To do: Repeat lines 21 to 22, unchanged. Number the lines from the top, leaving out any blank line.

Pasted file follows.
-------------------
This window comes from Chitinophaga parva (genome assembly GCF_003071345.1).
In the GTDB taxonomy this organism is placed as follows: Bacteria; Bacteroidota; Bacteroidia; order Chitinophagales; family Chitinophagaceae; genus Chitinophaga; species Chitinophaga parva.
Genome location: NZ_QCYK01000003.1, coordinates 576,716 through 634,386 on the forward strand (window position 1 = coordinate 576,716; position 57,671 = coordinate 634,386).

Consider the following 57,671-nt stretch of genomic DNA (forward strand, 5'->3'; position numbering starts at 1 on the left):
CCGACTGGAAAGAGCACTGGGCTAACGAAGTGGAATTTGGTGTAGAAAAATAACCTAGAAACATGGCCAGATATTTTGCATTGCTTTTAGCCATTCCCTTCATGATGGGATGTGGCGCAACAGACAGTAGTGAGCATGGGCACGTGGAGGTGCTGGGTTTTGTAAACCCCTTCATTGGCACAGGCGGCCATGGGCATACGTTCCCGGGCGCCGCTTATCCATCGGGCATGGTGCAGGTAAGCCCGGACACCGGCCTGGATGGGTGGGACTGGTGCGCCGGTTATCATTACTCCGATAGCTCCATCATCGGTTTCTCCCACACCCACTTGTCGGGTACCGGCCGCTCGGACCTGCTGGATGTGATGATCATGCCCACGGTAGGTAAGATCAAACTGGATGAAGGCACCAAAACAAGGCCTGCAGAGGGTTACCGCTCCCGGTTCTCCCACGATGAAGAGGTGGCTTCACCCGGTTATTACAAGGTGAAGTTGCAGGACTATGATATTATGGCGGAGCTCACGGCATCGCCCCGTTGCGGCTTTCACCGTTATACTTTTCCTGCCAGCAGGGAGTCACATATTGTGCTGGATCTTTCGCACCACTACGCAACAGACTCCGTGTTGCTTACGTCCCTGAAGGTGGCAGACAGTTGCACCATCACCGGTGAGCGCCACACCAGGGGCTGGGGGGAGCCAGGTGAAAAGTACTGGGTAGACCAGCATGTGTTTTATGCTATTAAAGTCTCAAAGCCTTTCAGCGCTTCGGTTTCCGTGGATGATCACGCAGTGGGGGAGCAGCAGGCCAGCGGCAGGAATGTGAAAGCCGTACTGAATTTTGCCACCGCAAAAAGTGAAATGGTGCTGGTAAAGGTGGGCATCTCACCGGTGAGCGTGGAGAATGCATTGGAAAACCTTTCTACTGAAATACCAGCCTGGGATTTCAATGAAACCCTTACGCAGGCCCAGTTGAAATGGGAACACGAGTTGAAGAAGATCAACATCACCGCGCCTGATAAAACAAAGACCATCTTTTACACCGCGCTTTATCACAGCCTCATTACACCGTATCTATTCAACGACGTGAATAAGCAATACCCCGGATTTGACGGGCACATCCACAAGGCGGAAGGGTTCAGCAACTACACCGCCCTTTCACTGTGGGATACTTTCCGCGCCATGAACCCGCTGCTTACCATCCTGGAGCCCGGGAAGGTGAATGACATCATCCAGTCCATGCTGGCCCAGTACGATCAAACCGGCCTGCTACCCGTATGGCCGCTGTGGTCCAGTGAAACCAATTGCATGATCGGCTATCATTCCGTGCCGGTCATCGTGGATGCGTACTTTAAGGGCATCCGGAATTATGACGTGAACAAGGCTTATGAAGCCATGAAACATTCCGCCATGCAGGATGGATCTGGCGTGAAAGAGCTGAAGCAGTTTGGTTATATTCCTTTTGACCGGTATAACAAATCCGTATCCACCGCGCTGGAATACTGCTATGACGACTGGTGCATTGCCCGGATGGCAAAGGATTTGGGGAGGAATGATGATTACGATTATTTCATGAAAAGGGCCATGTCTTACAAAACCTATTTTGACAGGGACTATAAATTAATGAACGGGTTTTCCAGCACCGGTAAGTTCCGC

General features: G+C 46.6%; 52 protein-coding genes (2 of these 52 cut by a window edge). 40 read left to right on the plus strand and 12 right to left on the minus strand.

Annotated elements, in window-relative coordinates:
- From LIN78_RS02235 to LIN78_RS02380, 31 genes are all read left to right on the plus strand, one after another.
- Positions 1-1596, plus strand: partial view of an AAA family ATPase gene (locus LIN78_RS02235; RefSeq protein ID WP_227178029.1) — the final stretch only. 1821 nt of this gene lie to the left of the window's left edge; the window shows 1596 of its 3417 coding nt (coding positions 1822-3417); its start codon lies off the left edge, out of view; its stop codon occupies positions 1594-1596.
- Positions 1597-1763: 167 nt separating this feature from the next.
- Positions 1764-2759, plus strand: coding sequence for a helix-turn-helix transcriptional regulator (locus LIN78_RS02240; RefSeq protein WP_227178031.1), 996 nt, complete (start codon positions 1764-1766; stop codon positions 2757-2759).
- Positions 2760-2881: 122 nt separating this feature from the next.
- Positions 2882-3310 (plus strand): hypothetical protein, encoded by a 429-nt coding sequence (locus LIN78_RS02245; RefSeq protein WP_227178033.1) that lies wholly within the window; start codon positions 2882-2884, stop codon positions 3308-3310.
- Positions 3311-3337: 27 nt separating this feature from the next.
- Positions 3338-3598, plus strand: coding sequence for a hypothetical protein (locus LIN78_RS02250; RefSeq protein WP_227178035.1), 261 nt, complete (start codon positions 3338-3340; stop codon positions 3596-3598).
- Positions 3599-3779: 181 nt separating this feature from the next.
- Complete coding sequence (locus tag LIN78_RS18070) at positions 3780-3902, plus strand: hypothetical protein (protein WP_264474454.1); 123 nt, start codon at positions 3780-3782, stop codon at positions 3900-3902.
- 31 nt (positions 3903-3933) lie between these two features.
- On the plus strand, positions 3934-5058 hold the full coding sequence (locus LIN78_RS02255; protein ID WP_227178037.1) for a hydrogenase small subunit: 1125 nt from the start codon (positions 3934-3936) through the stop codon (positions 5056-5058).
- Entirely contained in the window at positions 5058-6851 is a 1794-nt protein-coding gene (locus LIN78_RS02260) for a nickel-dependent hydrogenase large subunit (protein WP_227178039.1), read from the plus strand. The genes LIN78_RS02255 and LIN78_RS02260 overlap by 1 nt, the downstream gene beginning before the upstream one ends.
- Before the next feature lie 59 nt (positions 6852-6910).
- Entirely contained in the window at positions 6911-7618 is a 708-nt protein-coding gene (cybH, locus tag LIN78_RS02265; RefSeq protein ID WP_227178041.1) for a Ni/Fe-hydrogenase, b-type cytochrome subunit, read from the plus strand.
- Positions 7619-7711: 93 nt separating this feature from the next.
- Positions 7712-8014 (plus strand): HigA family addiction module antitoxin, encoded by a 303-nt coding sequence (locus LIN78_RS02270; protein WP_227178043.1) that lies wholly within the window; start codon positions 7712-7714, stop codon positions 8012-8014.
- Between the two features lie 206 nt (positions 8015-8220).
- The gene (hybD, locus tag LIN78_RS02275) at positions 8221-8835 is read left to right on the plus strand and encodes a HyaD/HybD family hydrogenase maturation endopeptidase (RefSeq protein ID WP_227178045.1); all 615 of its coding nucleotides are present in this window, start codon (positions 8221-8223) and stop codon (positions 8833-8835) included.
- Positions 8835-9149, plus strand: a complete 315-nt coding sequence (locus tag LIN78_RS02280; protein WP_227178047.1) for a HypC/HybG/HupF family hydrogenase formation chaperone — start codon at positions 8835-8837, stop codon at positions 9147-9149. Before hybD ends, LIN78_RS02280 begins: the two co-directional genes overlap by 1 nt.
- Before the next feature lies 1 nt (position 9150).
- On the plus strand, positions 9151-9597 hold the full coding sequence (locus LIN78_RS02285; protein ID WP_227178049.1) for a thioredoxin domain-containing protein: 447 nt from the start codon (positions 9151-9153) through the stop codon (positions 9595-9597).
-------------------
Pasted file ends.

- Before the next feature lie 59 nt (positions 6852-6910).
- Entirely contained in the window at positions 6911-7618 is a 708-nt protein-coding gene (cybH, locus tag LIN78_RS02265; RefSeq protein ID WP_227178041.1) for a Ni/Fe-hydrogenase, b-type cytochrome subunit, read from the plus strand.